But Ward does not want to focus on Labour. He said his members were his priority and he was committed to strike action until Royal Mail change what they’ve said is their final offer. “We are going to go for as long as it takes. We don’t want to burn our members out. We’re very aware of that. But what we know is that Royal Mail cannot be successful if it’s got the workforce against it.”
Postal workers are striking at the same time as nurses, border force officers, paramedics, rail workers and airport baggage handlers. Mick Lynch, the general secretary of the RMT, has presented the strikes as key to changing the underlying structure of the economy. He told me over the summer that “something has got to be done – otherwise we’re all going to be skint”.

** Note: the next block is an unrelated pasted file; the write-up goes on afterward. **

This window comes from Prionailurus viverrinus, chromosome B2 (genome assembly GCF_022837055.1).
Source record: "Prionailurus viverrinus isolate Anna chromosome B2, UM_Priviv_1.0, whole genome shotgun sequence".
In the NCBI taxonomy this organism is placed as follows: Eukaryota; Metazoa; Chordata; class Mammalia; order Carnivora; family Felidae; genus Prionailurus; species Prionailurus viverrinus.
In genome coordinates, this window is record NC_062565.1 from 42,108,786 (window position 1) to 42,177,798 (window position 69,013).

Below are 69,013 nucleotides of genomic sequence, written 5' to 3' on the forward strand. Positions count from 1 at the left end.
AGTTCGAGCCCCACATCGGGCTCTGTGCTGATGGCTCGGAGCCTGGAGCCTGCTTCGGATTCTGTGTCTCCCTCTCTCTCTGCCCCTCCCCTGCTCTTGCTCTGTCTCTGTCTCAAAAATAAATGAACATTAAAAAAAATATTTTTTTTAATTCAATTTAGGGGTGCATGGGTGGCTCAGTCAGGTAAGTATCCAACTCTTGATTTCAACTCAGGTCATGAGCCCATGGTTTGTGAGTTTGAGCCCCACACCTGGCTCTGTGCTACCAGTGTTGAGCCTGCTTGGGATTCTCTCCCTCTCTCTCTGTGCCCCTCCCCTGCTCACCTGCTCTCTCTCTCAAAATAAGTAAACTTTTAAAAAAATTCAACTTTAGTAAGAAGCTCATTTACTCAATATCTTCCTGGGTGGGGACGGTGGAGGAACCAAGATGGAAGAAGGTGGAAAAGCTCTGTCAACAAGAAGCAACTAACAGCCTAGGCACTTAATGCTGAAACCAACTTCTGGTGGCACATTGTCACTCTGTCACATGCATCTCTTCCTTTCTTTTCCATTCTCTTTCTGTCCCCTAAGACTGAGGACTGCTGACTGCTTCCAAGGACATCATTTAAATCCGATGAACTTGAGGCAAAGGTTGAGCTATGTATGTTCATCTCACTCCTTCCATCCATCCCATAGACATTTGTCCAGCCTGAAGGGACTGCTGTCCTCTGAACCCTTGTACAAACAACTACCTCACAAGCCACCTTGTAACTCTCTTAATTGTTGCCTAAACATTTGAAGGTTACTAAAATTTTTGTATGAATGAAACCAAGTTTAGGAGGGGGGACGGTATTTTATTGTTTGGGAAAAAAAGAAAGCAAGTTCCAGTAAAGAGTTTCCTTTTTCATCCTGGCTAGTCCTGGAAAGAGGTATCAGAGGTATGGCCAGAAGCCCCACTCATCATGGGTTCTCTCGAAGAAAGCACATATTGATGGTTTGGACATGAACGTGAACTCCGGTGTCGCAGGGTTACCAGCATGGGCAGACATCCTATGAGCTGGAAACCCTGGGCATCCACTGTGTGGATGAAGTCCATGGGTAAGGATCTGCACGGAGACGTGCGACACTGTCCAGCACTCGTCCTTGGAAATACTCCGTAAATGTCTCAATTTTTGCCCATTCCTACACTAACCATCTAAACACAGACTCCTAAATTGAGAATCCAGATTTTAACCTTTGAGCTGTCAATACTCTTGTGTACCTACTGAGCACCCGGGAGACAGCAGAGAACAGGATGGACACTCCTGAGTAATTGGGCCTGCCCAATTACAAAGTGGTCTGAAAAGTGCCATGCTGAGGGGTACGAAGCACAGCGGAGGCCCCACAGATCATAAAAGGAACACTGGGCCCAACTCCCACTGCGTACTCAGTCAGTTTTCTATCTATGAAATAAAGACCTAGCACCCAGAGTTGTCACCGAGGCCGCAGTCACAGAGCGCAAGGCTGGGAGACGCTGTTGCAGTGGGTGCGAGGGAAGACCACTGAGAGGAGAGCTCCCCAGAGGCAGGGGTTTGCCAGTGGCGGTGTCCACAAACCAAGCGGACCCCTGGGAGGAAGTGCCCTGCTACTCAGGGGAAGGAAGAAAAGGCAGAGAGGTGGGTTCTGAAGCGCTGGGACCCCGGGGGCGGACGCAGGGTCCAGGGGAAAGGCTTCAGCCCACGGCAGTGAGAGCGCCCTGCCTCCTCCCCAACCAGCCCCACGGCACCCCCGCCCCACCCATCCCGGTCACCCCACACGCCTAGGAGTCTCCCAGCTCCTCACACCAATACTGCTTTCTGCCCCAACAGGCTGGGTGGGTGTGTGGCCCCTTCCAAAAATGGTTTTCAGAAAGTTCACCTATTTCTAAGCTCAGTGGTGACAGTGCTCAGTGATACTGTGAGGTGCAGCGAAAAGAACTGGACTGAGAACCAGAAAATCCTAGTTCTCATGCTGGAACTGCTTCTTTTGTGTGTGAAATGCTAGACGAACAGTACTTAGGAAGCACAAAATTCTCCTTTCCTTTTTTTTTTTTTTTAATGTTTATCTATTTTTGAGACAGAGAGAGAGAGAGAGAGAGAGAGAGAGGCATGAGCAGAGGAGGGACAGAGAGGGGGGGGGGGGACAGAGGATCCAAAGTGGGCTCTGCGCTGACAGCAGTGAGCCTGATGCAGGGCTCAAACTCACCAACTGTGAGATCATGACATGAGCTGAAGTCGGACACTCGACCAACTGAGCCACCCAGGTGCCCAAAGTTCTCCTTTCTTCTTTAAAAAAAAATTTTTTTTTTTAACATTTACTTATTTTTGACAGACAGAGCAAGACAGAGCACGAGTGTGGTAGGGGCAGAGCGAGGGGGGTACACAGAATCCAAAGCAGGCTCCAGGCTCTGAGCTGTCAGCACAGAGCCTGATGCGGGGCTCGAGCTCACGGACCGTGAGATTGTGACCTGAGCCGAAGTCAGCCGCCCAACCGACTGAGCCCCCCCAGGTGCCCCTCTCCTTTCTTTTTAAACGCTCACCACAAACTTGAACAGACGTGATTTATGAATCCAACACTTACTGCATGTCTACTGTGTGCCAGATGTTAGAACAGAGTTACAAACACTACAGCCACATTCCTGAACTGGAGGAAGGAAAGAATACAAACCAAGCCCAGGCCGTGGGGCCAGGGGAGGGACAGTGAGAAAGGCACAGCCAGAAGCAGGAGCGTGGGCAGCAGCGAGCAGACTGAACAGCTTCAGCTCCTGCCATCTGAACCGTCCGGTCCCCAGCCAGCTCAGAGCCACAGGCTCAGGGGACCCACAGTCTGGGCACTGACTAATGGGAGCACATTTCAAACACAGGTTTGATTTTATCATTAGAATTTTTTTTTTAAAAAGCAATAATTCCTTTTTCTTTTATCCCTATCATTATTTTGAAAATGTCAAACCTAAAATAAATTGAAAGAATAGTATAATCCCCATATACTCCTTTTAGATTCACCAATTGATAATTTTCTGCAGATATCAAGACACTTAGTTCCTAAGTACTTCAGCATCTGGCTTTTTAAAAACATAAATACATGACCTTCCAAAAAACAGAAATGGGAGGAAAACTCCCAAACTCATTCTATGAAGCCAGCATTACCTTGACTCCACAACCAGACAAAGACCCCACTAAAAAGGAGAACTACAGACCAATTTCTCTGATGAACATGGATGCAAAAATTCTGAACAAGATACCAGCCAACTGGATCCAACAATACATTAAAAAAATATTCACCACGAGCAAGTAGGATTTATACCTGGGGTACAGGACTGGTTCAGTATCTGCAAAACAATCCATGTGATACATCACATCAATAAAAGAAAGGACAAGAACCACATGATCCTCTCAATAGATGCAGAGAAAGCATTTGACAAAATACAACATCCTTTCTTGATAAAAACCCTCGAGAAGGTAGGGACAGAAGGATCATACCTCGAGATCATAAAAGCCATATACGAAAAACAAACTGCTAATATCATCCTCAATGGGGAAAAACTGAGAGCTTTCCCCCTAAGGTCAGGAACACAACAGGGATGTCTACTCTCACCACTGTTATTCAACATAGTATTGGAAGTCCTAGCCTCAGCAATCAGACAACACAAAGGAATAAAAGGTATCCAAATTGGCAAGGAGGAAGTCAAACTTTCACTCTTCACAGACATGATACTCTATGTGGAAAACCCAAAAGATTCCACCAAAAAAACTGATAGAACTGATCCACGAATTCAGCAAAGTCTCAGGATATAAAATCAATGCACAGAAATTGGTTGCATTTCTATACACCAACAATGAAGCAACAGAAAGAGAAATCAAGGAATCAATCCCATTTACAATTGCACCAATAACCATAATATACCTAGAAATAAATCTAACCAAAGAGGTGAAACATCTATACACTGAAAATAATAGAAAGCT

Ward thinks unions could be working more closely together. “We also believe it’s time for workers to stand together, myself and Mick are strong advocates of that because we recognise the structural imbalance in the world of work today, also in how the economy operates, and the inequalities that have grown in society,” he said.
“We’re at a very serious point. And I don’t see us backing away in this dispute, and I certainly don’t see us backing away from trying to get solidarity across all workers in the UK.” His team started to get ready to drive over to another picket line in Romford. “You’re going to see prolonged disputes – what we’ve got to do is harness that into a wider fight for a new deal for working people.”
[See also: Nurses don’t strike lightly]